Behavioral Disorders

What is a Behavioral Disorder?

They include disorders in the form of destructive, aggressive or antisocial behavior, in violation of the norms and rules accepted in society, and causing harm to other people. Violations are more serious than quarrels and pranks of children and adolescents.

Causes of Behavioral Disorders

Behavioral disorders are based on a number of biopsychosocial factors:

Relationship with parental attitudes. Misuse or abuse of children affects the development of maladaptive behavior. Etiologically significant is the struggle of parents among themselves, and not the destruction of the family. A major role is played by the presence of mental disorders, sociopathies, or alcoholism in parents.

Sociocultural theory – the presence of difficult socio-economic conditions, contributes to the development of behavioral disorders, as they are considered acceptable in conditions of socioeconomic deprivation.

Predisposing factors are the presence of minimal dysfunction or organic brain damage; rejection by parents, early placement in boarding houses; improper upbringing with strict discipline; frequent change of teachers, guardians; illegitimacy.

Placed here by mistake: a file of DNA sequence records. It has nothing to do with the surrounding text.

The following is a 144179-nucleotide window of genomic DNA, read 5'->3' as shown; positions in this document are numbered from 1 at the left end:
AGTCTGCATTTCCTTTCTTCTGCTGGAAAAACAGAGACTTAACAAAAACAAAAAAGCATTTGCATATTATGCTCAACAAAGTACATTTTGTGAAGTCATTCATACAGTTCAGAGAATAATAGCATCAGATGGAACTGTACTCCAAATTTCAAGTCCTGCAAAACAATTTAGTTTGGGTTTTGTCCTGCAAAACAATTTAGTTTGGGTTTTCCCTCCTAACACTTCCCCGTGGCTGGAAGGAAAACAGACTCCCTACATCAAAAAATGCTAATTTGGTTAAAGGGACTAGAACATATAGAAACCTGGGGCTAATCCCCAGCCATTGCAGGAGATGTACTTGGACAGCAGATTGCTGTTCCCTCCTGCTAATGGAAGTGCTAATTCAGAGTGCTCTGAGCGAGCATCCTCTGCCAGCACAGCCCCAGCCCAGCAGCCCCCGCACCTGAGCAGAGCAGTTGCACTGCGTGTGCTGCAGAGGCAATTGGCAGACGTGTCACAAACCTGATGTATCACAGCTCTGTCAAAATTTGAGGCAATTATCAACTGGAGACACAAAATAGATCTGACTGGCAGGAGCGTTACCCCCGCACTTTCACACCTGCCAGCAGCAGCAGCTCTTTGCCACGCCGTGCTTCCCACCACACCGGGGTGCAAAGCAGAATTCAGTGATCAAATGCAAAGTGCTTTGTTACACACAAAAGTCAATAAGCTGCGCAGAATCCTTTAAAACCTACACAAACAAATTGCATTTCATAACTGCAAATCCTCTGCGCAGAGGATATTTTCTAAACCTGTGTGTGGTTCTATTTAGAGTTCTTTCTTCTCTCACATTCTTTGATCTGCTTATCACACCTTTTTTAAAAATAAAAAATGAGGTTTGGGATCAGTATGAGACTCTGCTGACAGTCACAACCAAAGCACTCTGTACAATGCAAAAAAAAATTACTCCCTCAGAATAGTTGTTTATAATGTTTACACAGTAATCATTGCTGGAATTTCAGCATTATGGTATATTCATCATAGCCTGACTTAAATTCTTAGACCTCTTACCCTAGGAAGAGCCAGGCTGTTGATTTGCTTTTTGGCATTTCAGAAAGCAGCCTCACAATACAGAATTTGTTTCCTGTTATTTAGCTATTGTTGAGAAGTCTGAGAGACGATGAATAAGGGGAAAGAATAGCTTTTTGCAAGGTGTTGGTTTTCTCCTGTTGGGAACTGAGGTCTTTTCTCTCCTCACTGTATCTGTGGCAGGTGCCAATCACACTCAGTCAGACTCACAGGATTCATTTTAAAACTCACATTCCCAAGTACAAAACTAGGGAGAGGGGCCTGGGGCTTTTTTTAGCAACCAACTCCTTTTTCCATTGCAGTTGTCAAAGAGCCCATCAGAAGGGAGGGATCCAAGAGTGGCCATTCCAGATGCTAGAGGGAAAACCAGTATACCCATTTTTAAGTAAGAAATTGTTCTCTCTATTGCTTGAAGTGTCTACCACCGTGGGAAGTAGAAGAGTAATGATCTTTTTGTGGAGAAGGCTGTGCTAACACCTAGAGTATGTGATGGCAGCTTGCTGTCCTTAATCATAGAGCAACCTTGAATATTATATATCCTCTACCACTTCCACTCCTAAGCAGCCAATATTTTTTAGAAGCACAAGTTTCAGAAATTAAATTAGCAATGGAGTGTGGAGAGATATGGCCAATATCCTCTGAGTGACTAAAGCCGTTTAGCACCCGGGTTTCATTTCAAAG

It is quite common in childhood and adolescence. It is determined in 9% of boys and 2% of girls under the age of 18 years. The ratio of boys and girls ranges from 4: 1 to 12: 1. It is more common in children whose parents are asocial persons or suffer from alcoholism. The prevalence of this disorder is correlated with socio-economic factors.

Symptoms of Behavioral Disorders

A behavior disorder should last at least 6 months, during which at least three manifestations are observed (the diagnosis is made only until the age of 18):

  1. Theft of something without the knowledge of the victim and the fight more than once (including forgery of documents).
  2. Run away from home all night at least 2 times, or once without returning (when staying with parents or guardians).
  3. Frequent lies (except when lying to avoid physical or sexual punishment).
  4. Special involvement in arson.
  5. Frequent absenteeism of lessons (work).
  6. Unusually frequent and severe outbursts of anger.
  7. Special penetration into someone else’s house, premises, car; special destruction of another’s property.
  8. Physical cruelty to animals.
  9. Forcing someone to have a sexual relationship.
  10. The use of weapons more than once; often the instigator of fights.
  11. Theft after the fight (for example, hit the victim and grabbed the wallet; extortion or armed robbery).
  12. Physical cruelty to people.
  13. Defiant provocative behavior and constant, overt disobedience.

Diagnosing Behavioral Disorders

Separate acts of antisocial behavior are insufficient for diagnosis. Bipolar disorder, schizophrenia, general developmental disorder, hyperkinetic disorder, mania, and depression should be ruled out. However, the presence of lungs, situationally specific phenomena of hyperactivity and inattention; low self-esteem and mild emotional manifestations do not exclude the diagnosis of a behavior disorder.